Print Friendly, PDF & Email

This article originally appeared in the Central & South America Guide. It has been extracted from its original format. To read the full guide, visit the digital edition.

Shaped like an arrow pointed at Antarctica, Chile averages 120 miles across in width and runs 2,600 miles north to south along the Pacific coast. The craggy Andean Mountains run right down the middle of the country, where travelers are finding some of South America’s most dramatic scenery, the best skiing and fishing south of the U.S. border, and 32 national parks, plus no-better-anywhere seafood and world-famous wines. Santiago, Chile’s major gateway, sits mid-country, sporting today a capital full of new and stylish hotels, restaurants where the favorite dish has got to be fish, art galleries and designer boutiques. Close to the capital lie the wine roads through the vineyards; the seaside resort of Viña del Mar and its charming neighbor Valparaiso, whose rich treasury of Victorian architecture secured the port town a place on the UNESCO World Heritage Site list. Travelers have to take a plane to reach the natural wonders of Chile: the Atacama Desert, whose fabulous lodging fan out around the village of San Pedro de Atacama; south to the Chilean Lake District for excellent hiking, biking, kayaking and fishing; and even farther south to the magnificent national parks of Torres del Paine and Parque Nacional Puyehue. And one of the world’s great outdoor museums, Easter Island, with its iconic giant statues, lies 2,300 miles offshore. (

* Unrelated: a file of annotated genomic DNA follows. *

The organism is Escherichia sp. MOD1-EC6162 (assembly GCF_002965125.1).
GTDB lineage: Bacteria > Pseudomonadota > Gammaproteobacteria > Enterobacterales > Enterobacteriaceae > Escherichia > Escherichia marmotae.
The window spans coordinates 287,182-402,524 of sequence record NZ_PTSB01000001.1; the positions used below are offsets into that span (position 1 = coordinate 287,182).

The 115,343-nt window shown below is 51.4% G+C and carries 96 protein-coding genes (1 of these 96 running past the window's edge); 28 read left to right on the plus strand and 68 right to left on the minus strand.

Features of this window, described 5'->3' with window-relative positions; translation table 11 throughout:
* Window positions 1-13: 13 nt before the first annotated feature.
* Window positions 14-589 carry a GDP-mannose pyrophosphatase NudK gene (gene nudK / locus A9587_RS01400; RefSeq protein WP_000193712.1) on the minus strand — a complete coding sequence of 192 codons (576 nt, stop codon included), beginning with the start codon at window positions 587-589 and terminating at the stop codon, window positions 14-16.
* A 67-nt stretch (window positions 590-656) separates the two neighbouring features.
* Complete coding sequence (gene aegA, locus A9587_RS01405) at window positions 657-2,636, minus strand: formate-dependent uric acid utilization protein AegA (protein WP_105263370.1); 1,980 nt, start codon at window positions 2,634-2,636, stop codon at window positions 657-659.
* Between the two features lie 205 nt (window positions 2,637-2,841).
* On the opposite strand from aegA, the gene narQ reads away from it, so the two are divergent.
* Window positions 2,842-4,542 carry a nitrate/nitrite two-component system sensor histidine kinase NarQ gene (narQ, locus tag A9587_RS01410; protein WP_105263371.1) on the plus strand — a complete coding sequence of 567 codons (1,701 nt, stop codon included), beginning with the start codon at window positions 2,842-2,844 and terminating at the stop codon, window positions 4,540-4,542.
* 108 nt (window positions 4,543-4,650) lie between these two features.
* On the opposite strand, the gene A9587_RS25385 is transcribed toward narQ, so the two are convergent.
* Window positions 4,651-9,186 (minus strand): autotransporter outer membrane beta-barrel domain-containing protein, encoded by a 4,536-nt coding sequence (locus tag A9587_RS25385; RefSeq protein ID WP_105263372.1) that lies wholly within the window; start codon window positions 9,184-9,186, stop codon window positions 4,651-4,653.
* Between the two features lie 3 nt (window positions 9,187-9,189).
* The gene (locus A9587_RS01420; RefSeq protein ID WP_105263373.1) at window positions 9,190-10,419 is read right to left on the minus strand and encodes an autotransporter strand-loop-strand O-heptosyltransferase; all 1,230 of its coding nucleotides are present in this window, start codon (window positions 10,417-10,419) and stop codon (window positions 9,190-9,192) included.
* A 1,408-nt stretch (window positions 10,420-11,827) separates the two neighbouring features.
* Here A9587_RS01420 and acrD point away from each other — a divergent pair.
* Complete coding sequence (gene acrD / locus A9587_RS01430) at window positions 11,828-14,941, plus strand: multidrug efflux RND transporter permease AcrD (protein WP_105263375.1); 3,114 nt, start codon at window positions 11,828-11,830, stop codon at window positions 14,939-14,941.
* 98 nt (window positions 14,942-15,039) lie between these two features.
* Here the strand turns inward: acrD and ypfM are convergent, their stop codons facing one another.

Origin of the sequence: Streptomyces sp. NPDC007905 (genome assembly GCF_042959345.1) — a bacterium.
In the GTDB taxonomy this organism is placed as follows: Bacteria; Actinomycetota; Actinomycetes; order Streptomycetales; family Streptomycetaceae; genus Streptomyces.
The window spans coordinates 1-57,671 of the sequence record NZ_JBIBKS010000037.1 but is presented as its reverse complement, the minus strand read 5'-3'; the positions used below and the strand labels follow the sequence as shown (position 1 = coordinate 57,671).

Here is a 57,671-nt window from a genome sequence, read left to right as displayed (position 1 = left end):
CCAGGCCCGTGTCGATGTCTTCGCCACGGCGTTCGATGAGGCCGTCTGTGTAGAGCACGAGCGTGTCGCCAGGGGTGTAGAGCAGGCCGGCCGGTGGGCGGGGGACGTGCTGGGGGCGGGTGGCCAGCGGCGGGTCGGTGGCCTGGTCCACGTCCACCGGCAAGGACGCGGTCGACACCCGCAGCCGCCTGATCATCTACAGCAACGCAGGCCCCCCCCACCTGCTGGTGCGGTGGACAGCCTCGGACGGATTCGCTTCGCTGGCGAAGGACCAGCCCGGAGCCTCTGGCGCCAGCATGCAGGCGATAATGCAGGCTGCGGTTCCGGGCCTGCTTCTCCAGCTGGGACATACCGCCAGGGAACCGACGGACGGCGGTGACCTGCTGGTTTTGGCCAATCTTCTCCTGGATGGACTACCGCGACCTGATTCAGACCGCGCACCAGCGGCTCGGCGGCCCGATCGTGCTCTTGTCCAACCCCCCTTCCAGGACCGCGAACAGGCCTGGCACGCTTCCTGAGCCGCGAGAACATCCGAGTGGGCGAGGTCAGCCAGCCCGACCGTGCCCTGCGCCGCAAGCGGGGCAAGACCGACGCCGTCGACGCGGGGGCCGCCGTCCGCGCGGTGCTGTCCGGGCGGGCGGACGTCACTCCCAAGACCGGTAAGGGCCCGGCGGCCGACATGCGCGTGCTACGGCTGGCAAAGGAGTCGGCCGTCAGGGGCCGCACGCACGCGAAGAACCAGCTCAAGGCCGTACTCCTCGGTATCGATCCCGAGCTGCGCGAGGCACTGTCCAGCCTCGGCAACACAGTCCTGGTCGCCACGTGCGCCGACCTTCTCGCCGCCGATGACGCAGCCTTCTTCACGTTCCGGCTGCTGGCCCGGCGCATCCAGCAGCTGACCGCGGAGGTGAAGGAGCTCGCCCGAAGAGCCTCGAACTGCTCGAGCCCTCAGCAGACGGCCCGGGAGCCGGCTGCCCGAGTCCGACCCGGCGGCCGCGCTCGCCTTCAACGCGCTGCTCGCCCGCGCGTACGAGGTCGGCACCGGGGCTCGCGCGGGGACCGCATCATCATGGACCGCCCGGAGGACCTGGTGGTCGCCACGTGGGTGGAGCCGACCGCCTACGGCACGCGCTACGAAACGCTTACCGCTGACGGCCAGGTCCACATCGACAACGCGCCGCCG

What’s New in Chile

✘ Santiago has a new and charming boutique hotel, Lastarria, where guests make themselves at home in 14 spacious accommodations and amidst gardens with an outdoor pool. Situated in the historic center of Santiago and surrounded by museums, galleries, trendy shops and restaurants, Lastarria made the Conde Nast Traveler’s “Hot List 2012.” (

✘ Turismo Chile is promoting a new “discovery” destination to indeed discover: the Araucania region, whose gateway is the university town of Temuco, an hour by air south from Santiago. Its attractions are blue mountain lakes, snow-capped volcanoes and pristine forests: playgrounds for hiking, kayaking, white-water rafting, fishing, mountain climbing and skiing (June-October). Additionally, Araucania is the traditional homeland of the Mapuche people, who welcome visitors to experience their culture and stay in their fine native lodges.

✘ Making Travel + Leisure’s “It List: The Best New Hotels 2012” is Terra Patagonia, a spectacular resort that rises from a bluff overlooking Lake Sarmiento at the edge of Torres del Paine National Park. All 40 rooms have grand views, and the Uma Spa has an indoor pool and outdoor jacuzzi. Activities range from fording the Baguales River on horseback to shearing sheep—with local gauchos lending a hand. (

✘ Adventure has just gotten more comfortable on Robinson Crusoe Island, with limited access via twin-engine plane on a 2-hour flight (in season) from Santiago. Newly opened is the Crusoe Island Lodge—making its own mark on the 2012 “It List”—fitted with 15 rooms and suites with terraces, bar-lounge, library, La Breca restaurant, and undoubtedly the one and only spa in the Juan Fernandez Island archipelago. Activities include trekking, fishing, scuba diving and snorkeling. (

✘ Also noteworthy is Robinson Crusoe Deep Patagonia, located in Villa O’Higgins, at the end of the Austral Way. The lodge opened its doors in 2010, and the company provides an array of programs for travelers to view these remote landscapes. (

Up next: Colombia